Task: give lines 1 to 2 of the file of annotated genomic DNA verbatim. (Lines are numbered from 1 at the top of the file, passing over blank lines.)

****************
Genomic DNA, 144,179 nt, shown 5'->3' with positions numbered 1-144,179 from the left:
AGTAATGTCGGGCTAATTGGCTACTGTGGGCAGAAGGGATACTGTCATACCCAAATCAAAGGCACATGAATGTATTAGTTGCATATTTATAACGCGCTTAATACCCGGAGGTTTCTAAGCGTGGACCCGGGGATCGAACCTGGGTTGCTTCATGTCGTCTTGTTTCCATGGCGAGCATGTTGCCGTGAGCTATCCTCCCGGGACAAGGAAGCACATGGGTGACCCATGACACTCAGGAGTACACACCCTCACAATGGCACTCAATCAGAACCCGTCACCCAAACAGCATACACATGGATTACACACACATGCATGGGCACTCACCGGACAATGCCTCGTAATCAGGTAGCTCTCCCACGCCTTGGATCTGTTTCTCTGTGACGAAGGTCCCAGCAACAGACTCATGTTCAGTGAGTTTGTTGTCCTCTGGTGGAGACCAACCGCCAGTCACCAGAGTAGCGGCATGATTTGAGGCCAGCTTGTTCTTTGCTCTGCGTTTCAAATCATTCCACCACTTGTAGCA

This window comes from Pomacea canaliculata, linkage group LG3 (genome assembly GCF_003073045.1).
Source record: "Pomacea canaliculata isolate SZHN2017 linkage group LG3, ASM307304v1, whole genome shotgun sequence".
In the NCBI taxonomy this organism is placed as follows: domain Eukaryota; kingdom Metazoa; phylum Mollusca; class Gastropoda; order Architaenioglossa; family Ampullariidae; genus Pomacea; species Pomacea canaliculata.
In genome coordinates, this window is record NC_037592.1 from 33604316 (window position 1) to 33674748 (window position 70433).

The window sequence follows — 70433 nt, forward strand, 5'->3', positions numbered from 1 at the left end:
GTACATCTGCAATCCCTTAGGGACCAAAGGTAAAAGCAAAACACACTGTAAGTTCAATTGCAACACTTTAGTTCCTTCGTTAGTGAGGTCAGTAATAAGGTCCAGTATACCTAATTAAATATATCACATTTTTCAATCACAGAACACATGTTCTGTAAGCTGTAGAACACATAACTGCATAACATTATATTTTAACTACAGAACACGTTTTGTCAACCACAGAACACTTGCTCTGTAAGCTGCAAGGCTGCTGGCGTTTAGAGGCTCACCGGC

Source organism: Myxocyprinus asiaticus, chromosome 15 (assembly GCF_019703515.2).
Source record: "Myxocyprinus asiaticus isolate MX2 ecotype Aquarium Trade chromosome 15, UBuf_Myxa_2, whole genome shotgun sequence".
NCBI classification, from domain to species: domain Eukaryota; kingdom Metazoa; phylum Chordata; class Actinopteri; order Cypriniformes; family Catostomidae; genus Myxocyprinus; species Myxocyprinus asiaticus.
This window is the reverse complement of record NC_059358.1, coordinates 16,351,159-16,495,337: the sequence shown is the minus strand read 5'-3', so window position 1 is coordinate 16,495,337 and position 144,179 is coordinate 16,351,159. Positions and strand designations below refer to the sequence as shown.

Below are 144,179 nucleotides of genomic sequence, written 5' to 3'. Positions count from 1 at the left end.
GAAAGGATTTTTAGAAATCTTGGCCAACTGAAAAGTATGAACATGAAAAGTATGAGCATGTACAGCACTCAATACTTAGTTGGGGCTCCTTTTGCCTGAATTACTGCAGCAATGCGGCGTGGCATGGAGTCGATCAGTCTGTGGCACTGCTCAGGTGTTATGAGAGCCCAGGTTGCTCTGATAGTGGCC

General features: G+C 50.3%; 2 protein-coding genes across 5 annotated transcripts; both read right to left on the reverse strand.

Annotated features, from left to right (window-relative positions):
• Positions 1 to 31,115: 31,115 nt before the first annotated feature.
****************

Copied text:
Genomic DNA, 144,179 nt, shown 5'->3' with positions numbered 1-144,179 from the left:
AGTAATGTCGGGCTAATTGGCTACTGTGGGCAGAAGGGATACTGTCATACCCAAATCAAAGGCACATGAATGTATTAGTTGCATATTTATAACGCGCTTAATACCCGGAGGTTTCTAAGCGTGGACCCGGGGATCGAACCTGGGTTGCTTCATGTCGTCTTGTTTCCATGGCGAGCATGTTGCCGTGAGCTATCCTCCCGGGACAAGGAAGCACATGGGTGACCCATGACACTCAGGAGTACACACCCTCACAATGGCACTCAATCAGAACCCGTCACCCAAACAGCATACACATGGATTACACACACATGCATGGGCACTCACCGGACAATGCCTCGTAATCAGGTAGCTCTCCCACGCCTTGGATCTGTTTCTCTGTGACGAAGGTCCCAGCAACAGACTCATGTTCAGTGAGTTTGTTGTCCTCTGGTGGAGACCAACCGCCAGTCACCAGAGTAGCGGCATGATTTGAGGCCAGCTTGTTCTTTGCTCTGCGTTTCAAATCATTCCACCACTTGTAGCA